Friday, March 13, 2009

The Taming of the Leeks

It's no secret to anyone that has read this blog before that I have a thing for leeks. I've got a patch of leeks growing in my garden, and of course, they are growing too close together. And of course I probably should have thinned them weeks ago. I haven't had much luck thinning anything in the past so I wanted to do it right this time.

I waited until my Vegetable Gardener's Biblearrived and read up on how to become one with my leeks. I read the leek section several times and decided to take the book out to the garden with me to follow the steps as closely as I could.

You know you're not a natural gardener when your essential gardening supplies consist of reading glasses and a how-to book. But I took the book out there and attempted to cull the herd. Instead of discarding the extras I tried to replant them like the author showed in the book. I now have two very crooked rows that look like they were made by someone slightly over the legal limit for driving and some very sickly-looking droopy leeks flopping over in these rows.

Apparently when you transplant leeks (and I took this to mean the same as thinning) you lightly pull the soil away from their roots and trim the roots to about 2 inches long. I'll admit right now to skipping that step. I forgot to bring scissors and I only know where a pair of green plastic safety scissors are kept so I knew they wouldn't work. The roots were all about 2 inches long anyway, so I'm convincing myself that skipping that step is acceptable.

Then you dig a trench about 8 inches deep, bung in said scraggly, trimmed baby leeks, cover with soil and mound it up a bit, water and viola - transplanted leeks.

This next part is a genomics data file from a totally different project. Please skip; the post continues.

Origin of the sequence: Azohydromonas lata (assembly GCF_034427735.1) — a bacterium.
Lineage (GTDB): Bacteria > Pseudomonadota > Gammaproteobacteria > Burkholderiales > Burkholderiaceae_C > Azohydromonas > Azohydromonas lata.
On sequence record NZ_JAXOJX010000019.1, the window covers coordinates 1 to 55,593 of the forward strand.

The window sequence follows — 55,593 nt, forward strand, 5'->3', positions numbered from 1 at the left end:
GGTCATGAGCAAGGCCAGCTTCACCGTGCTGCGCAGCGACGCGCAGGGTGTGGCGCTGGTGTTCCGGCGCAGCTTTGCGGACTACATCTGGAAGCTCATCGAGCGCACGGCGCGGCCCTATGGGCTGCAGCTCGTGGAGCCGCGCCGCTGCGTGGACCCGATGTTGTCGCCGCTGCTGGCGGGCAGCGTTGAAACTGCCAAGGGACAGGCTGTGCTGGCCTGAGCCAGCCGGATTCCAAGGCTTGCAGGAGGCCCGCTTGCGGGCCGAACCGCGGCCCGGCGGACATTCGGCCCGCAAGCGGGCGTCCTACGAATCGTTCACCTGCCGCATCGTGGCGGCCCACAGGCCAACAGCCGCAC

I am completely convinced that they won't take root and will just droop, turn brown and die off. This is not negative thinking. This is my gardening reality. I do keep moving forward though.

The baby leeks that did not survive my uprooting are sitting in my fridge. I don't know if you can eat tiny little baby leeks, but I'm going to give it a shot. Many of them are skinnier than a pencil, but they smell like leeks and look like leeks so I think I'll wash them and chuck them into the Beef Stroganoff I'm making tonight and feel content in my vegetable growing power.


engineeredgarden said...

Kate, I saw that book at the bookstore today. The author has another good one about growing vegetables in self-watering containers too. I showed a couple of your posts to my wife last night, and she thought they were really funny! She wants to join the sweaty hoe club. :-)


Daphne said...

Yes you can eat your baby leeks. In fact there are some varieties that are grown to be eaten as babies. Errr not that I'm a baby eater mind you, just thought you might want to know.

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